HAMMOND – A final version of the town’s wind ordinance may be coming in as little as a month.
The Town Council on Monday discussed health and safety setbacks proposed by the wind advisory committee. Town Supervisor Ronald W. Bertram and councilmen Dr. James R. Tague and spent the evening attempting to find a happy medium between the existing setbacks established on the original wind law and those proposed by the most recent wind committee.
Two setback standards, including how close wind turbines should be allowed to Hammond Central School and the distance they should be set back from the St. Lawrence River, dominated the evening’s conversation.
Currently, the under-moratorium wind law contains setbacks of “the greater of one and one-half times the total tower height or 500 feet,” from site boundary property lines, public roads, the nearest edge of the wind overlay district, nearest off-site residence and any non-turbine structure or above-ground utility.
The wind committee has suggested changing all of those setbacks to “six times the total height of the proposed” turbines.
Using Iberdrola Renewables’ proposed 476-foot-tall turbine as an example, the existing setback distances put such a turbine 714 feet away from the above-mentioned objects. The wind committee’s suggestions, meanwhile, put the same turbine 2,856 feet away.
While Mr. Bertram and Mr. Tague said they were in favor of a compromise and agreed upon four and a half times the turbine height from site boundary property lines and public roads – a total of 2,142 feet for the Iberdrola-proposed turbines – Mr. Delosh preferred sticking with the wind committees 2,856-foot number for public roads.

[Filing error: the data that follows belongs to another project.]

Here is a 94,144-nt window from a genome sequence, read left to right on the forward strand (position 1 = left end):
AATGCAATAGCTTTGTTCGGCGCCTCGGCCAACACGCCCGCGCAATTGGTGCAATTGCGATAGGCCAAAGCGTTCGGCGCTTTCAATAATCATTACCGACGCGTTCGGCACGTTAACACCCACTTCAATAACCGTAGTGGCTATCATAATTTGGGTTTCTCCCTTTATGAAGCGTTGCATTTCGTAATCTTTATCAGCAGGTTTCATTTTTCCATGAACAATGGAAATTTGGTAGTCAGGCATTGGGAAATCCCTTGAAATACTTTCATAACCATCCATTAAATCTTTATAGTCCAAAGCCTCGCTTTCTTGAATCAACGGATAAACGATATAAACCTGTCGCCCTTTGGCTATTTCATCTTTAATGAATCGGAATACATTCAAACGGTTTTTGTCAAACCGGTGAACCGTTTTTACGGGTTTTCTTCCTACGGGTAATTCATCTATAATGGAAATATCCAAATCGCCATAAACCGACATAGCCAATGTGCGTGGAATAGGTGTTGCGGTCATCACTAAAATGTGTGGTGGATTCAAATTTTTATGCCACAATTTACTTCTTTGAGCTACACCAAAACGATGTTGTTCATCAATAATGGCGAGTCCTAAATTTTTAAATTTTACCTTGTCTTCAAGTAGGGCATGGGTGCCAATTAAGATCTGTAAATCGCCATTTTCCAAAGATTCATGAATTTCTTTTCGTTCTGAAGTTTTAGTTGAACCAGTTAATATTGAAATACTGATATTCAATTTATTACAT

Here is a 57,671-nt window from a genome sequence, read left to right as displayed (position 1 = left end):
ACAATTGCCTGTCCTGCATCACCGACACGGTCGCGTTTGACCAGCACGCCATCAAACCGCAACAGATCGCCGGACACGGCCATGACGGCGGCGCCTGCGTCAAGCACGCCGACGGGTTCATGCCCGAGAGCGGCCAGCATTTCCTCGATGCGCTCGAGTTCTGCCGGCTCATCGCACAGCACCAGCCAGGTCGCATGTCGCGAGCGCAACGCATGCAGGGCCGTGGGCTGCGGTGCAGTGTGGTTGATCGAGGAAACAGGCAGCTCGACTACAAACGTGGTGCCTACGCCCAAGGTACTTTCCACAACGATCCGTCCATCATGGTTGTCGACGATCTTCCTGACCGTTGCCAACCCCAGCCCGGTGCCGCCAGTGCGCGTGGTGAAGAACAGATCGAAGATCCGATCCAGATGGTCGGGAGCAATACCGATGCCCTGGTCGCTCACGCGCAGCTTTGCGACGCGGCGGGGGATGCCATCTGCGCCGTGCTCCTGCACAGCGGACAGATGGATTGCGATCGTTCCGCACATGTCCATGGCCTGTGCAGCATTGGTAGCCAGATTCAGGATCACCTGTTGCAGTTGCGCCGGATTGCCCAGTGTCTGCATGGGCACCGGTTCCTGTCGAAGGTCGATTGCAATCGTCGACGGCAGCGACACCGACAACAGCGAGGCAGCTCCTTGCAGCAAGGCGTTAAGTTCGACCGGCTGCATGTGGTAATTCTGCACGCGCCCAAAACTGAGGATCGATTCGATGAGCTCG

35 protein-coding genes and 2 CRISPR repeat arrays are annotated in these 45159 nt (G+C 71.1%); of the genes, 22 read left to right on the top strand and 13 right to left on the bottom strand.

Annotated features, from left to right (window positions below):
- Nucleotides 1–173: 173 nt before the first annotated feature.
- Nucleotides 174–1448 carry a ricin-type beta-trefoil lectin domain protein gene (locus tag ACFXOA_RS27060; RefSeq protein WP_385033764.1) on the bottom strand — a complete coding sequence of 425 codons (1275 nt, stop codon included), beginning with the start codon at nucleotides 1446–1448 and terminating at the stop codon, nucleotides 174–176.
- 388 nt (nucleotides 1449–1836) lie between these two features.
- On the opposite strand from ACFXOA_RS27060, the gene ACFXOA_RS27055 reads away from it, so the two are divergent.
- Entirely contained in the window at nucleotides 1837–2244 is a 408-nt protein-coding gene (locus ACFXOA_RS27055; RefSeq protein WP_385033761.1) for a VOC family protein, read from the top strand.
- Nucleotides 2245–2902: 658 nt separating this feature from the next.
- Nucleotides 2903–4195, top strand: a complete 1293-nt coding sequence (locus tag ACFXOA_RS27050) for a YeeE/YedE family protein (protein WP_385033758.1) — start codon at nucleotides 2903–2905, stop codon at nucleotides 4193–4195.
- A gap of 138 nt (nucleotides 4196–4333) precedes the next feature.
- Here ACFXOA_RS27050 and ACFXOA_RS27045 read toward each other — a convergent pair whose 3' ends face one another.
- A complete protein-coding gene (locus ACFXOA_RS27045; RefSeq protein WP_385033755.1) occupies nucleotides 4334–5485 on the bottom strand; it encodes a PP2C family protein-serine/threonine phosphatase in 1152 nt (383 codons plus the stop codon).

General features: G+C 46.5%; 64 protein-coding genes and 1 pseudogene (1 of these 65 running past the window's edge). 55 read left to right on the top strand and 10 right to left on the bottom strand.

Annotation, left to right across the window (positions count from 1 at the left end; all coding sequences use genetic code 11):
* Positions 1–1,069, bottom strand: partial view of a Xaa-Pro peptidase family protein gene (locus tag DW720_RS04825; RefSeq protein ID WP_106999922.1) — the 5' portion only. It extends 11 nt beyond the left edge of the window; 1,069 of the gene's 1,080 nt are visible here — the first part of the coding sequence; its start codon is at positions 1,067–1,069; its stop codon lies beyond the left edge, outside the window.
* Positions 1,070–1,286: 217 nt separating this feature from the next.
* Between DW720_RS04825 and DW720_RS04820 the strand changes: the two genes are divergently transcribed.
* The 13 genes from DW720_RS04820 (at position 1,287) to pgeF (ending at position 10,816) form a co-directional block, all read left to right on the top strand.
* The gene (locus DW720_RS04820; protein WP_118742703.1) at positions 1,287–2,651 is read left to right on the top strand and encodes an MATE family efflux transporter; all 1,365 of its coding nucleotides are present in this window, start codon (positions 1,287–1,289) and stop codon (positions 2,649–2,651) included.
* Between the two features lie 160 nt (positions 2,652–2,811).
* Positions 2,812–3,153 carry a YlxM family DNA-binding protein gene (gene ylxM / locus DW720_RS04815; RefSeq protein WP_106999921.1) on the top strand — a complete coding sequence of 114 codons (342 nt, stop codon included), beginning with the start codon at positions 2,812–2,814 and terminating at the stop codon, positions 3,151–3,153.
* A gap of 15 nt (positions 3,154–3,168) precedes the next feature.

“I would err on the side of caution,” he said.
He said he had read about debris being thrown 2,500 feet or more from turbines.
While the proposed setback for site boundary lines was changed to four-and-a-half times the total height of the turbine, consensus couldn’t be reached on the setback from public roads.
Mr. Delosh, an employee of the Hammond Central School District, was also adamant about keeping turbines a safe distance from the school.
He suggested a 6,000-foot buffer zone around the school. He said in Chateaugay, no turbines sit within a mile of the school, while in Lowville, turbines are at least three miles away.
Both Chateaugay and Lowville sit amidst operational wind farms.
“There’s no more important place,” he said. “We have 350 kids there, day in and day out.”
The trio settled on a 5,000-foot safe zone proposed around the school.
A one-mile setback was proposed for all turbines along Route 12.
The proposed setback for non-turbine structures and above-ground utilities was changed from six to four-and-a-half times the total height of the turbine, and setbacks from both state and federal wetlands remain at two times the total height.
A June 6 meeting was scheduled to continue working on wind committee suggestions, with the expectation that Joseph W. Russell, town attorney, would have an update on a proposed real property value guarantee agreement in the law. Mr. Russell is working on revising the agreement, which would require a wind developer to pay a homeowner looking to sell for any loss of property value due to turbine proximity.
That meeting is at 7 p.m. in the Hammond Public Library.
With Mr. Russell’s revisions to the real property value guarantee completed, the town council would be prepared to move forward with a public hearing on the law within a couple of weeks, Mr. Bertram said.
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